Future Clinical Applications of Wearable Technology


Right now, doctors are drawing large amounts of blood with a needle that hurts, making relatively few measurements from that blood, and then treating patients based on population averages, but according to Michael Snyder, PhD, every one of those steps can be improved.

Instead of analyzing patient data based on population averages, Snyder, chair of the Department of Genetics and director for the Center for Genomics and Personalized Medicine at Stanford University, believes patients’ test results should be compared to their previous baseline measurements.

“Know what your healthy baseline is, and you can detect illness when you shift away from that,” Snyder said during his session on deep data technologies and remote monitoring at the Institute for Functional Medicine (IFM) Annual International Conference (AIC) in Orlando, Florida.

Snyder explained that health is a product of genome and exposome; DNA influences it, as well as lifestyle and environmental factors. These factors have been difficult to measure in the past, but today precision tests like genome sequencing combined with wearable technology make them quantifiable.

In his presentation, Snyder argued that deep data technologies and remote monitoring have the potential to transform healthcare, helping doctors detect risk factors for diseases and early signs of illness. In doing so, these technologies provide more opportunities to stop infections from worsening or prevent them altogether with early interventions.  

According to Snyder, the three leading deep data technologies are DNA sequencing, mass spectrometry, and wearables. These tests allow for longitudinal personal omics profiling, which involves countless measurements through saliva, urine, blood, stool, patient questionnaires, and data from wearables. 

In a study involving 109 individuals, Snyder and a team of researchers are using these tests to determine what a healthy profile looks like, how it changes over time, and how profiles differ from patient to patient. Then, perhaps most importantly, the study explores how tests like genome sequencing and deep molecular profiling can be used to monitor patient health.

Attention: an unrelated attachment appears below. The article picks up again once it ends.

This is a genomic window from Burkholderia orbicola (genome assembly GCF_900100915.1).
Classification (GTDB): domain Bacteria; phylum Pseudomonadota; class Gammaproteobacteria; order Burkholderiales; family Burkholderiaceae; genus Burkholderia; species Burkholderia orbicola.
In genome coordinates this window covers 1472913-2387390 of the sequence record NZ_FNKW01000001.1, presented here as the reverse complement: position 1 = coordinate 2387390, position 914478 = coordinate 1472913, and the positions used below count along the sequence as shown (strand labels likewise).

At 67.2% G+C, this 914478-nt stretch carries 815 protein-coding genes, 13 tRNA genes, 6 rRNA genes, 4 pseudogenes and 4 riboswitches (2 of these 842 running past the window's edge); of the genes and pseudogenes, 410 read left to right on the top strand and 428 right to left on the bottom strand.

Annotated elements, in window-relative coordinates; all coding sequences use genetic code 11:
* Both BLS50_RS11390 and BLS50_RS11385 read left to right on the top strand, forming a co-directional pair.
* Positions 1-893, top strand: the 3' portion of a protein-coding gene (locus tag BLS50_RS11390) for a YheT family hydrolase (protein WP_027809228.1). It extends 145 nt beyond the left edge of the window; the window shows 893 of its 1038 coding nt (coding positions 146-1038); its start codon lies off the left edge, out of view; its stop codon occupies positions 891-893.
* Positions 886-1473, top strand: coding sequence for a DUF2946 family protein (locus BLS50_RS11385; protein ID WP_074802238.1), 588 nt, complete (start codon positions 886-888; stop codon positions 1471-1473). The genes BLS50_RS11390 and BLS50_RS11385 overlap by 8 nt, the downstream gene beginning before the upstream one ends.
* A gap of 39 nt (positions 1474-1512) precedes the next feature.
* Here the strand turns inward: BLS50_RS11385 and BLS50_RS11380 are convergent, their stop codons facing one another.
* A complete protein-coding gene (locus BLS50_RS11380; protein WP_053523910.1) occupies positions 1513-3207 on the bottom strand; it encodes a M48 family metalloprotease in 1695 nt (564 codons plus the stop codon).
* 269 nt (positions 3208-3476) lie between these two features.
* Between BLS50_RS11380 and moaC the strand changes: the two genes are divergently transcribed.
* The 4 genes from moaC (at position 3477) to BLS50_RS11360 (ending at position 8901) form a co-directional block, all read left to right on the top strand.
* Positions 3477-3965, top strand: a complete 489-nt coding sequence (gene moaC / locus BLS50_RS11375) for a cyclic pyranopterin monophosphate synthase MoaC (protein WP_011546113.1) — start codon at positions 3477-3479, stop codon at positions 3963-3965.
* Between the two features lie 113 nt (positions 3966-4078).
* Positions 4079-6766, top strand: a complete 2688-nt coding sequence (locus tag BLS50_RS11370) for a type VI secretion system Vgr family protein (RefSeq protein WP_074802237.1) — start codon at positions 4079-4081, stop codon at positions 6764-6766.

“We basically sample them every few months while they’re healthy, and then when a viral infection comes along, we measure that too,” said Snyder.

Within the study group, Snyder and his colleagues have discovered 49 major health discoveries. Together, these tests detected various diseases and risk factors, including 14 new cases of diabetes and seven oncologic risk genes.

In the first 70 people, genome sequencing showed important pathogenic mutations in 12 patients associated with severe conditions such as colon cancer, breast and ovarian cancer, and neuroendocrine tumors.

 In addition to genetic risk factors, Snyder and his team were able to observe how different bodies react to various diseases and predict how conditions change over time. They even detected more biomarkers for aging and determined the participants' "aging types," which Snyder listed as kidney, liver, metabolic, and immune.

“We think of aging like a car,” he explained. “When a car gets older, some parts wear out first, and we can actually measure that.”

In his own experience, through data from his wearable technologies, Snyder diagnosed himself with Lyme disease and COVID-19 before the onset of symptoms. In fact, through heart rate variability data, Snyder’s watch indicated that he had COVID-19 before he tested positive on an antigen test.  

“We can also tell when people are getting long COVID because they tend to have a higher heart rate, and then we can even correlate that to what kind of symptoms people will have with long COVID,” said Snyder.

In addition to wearables, Snyder said there’s significant potential for micro-sampling within precision medicine. This involves a small finger prick, similar to a glucose test. The blood sample is then shipped overnight and brought to a lab where they can measure over 2,000 analytes.

Snyder explained that micro-sampling can monitor measurements associated with depression and insulin resistance. And when combined with wearables, scientists can extract far more specific data than previously thought possible.

“What I’d like to see in the future is people getting their genome sequenced before they’re born for genetic risk prevention,” said Snyder. “Then, between biochemical management and personal devices, you would actually be able to better track people’s health, catch disease early, like we’ve done for our cohort, and then monitor treatments.”

Editor's note: This article is part of our live coverage of the 2023 Institute for Functional Medicine Annual International Conference. Click here for a list of full coverage.